Adipose tissue is now recognized as a complex organ serving endocrine, immune, and metabolic functions. Adipose depots are composed of mature adipocytes as well as stromal vascular fraction (SVF) cells, a heterogeneous population of B and T lymphocytes, endothelial cells, macrophages, pericytes, smooth muscle, and stromal cells that can be isolated by enzymatic digestion. When placed into culture medium, a subset of the SVF cells can adhere to the plastic surface and expand in number. This latter population, known as "adipose-derived stromal/stem cells" (ASC), exhibits trilineage (adipo-, chondro-, osteo-) differentiation potential. There are currently more than 180 clinical studies underway worldwide exploring the regenerative medical application of SVF cells and ASC in a range of medical conditions. Plastic surgeons have a particular interest in the use of autologous fat and SVF enhanced fat for cosmetic and reconstructive surgical procedures. Orthopedic and craniofacial surgeons have begun to use ASC to treat bone and musculoskeletal defects with success. Furthermore, studies are underway to exploit the immunomodulatory function of ASC to treat immune-mediated disorders such as Crohn's disease. Indeed, it is postulated that adipose tissue and cells modulate tissue regeneration and inflammatory responses through their secretion of paracrine factors. Continued advances in this emerging field will require harmonization of international standards and guidelines defining the release criteria as well as the safety and efficacy of adipose-derived cells and tissues. Currently, there are no accepted standard guidelines for autologous fat harvesting technique, processing, or method of injection. Close collaboration between academia, industry, and regulatory authorities will be necessary to ensure that adipose-derived products are affordable and quality controlled throughout the globe.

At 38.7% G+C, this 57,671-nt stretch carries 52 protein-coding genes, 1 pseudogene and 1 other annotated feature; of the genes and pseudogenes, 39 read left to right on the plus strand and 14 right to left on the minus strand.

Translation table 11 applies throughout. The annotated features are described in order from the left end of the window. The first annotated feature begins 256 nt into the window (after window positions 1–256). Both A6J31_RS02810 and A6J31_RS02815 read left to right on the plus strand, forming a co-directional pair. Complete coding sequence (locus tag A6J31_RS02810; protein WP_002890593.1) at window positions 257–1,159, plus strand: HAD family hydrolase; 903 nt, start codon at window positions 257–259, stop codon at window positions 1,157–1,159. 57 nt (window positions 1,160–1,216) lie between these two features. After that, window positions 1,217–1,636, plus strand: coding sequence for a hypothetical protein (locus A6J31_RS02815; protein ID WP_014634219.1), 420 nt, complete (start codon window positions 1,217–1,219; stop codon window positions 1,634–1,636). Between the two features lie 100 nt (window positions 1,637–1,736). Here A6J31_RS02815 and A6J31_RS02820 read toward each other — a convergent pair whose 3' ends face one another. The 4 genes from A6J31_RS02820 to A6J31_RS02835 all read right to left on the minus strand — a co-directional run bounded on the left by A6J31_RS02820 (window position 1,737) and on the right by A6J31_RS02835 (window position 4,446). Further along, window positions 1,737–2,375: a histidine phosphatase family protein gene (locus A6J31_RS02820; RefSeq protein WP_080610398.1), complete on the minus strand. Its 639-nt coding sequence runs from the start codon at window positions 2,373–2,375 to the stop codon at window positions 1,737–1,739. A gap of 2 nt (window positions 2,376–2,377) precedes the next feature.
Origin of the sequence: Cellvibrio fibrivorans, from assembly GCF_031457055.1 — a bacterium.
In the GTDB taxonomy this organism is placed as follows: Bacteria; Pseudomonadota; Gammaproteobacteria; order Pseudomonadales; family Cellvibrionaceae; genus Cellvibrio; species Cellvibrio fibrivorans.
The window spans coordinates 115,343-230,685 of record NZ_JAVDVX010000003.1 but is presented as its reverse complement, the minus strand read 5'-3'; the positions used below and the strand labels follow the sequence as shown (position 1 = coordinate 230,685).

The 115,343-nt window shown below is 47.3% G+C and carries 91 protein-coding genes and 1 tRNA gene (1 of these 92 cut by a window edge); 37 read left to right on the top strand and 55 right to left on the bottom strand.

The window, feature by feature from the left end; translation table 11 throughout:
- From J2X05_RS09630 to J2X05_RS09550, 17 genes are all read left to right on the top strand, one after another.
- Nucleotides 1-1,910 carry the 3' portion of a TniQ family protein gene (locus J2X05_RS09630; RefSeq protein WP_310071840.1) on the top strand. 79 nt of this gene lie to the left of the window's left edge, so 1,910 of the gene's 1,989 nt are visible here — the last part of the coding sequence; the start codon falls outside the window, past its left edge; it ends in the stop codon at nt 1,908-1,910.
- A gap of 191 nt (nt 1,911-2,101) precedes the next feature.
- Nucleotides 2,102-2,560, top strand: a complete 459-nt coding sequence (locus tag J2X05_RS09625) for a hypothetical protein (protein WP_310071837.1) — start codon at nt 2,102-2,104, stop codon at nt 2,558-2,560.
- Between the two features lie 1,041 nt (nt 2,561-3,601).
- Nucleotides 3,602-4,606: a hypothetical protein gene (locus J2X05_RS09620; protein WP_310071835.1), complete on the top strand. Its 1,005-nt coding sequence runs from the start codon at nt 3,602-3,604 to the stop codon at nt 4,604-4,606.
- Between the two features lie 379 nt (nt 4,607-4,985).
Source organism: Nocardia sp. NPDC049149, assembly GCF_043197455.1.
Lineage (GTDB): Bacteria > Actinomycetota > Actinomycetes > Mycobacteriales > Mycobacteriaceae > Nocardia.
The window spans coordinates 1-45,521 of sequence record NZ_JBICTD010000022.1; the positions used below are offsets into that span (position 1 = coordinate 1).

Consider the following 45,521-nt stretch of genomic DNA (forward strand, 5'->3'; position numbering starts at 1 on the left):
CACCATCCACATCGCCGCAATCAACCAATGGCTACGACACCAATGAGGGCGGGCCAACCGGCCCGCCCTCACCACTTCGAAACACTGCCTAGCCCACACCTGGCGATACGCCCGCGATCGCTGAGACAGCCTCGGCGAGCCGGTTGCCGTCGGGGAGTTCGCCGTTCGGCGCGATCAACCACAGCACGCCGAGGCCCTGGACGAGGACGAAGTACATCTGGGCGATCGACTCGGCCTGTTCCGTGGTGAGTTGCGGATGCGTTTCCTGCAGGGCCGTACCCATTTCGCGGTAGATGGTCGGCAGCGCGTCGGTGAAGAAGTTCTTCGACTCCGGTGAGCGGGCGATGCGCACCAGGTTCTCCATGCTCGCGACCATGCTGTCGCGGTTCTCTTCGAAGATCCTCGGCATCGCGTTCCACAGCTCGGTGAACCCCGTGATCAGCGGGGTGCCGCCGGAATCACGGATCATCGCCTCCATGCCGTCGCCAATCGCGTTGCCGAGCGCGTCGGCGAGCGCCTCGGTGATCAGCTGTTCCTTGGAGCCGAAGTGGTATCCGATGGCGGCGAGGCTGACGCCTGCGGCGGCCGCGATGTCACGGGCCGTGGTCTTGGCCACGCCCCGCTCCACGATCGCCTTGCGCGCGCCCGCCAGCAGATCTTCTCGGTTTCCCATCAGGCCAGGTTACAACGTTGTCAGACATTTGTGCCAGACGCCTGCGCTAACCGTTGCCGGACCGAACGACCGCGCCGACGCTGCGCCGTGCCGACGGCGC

- adipose-derived stromal/stem cells
- cell therapy
- regenerative medicine
- stromal vascular fraction cells